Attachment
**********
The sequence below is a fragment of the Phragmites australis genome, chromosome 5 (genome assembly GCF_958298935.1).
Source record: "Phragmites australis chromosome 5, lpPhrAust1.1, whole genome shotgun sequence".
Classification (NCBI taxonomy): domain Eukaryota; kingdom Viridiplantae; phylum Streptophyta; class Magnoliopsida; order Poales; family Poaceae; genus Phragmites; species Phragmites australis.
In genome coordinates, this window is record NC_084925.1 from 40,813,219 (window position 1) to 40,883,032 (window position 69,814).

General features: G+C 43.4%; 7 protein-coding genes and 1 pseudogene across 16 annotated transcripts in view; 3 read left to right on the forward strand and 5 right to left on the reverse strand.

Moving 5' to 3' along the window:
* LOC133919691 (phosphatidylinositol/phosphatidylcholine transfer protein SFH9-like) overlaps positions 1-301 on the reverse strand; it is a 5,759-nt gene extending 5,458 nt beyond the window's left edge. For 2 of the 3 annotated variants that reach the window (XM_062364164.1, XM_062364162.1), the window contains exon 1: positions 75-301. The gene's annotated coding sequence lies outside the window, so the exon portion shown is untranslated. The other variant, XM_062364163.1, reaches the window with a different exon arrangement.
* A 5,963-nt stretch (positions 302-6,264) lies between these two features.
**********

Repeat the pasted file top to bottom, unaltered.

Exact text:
The sequence below is a fragment of the Phragmites australis genome, chromosome 5 (genome assembly GCF_958298935.1).
Source record: "Phragmites australis chromosome 5, lpPhrAust1.1, whole genome shotgun sequence".
Classification (NCBI taxonomy): domain Eukaryota; kingdom Viridiplantae; phylum Streptophyta; class Magnoliopsida; order Poales; family Poaceae; genus Phragmites; species Phragmites australis.
In genome coordinates, this window is record NC_084925.1 from 40,813,219 (window position 1) to 40,883,032 (window position 69,814).

General features: G+C 43.4%; 7 protein-coding genes and 1 pseudogene across 16 annotated transcripts in view; 3 read left to right on the forward strand and 5 right to left on the reverse strand.

Moving 5' to 3' along the window:
* LOC133919691 (phosphatidylinositol/phosphatidylcholine transfer protein SFH9-like) overlaps positions 1-301 on the reverse strand; it is a 5,759-nt gene extending 5,458 nt beyond the window's left edge. For 2 of the 3 annotated variants that reach the window (XM_062364164.1, XM_062364162.1), the window contains exon 1: positions 75-301. The gene's annotated coding sequence lies outside the window, so the exon portion shown is untranslated. The other variant, XM_062364163.1, reaches the window with a different exon arrangement.
* A 5,963-nt stretch (positions 302-6,264) lies between these two features.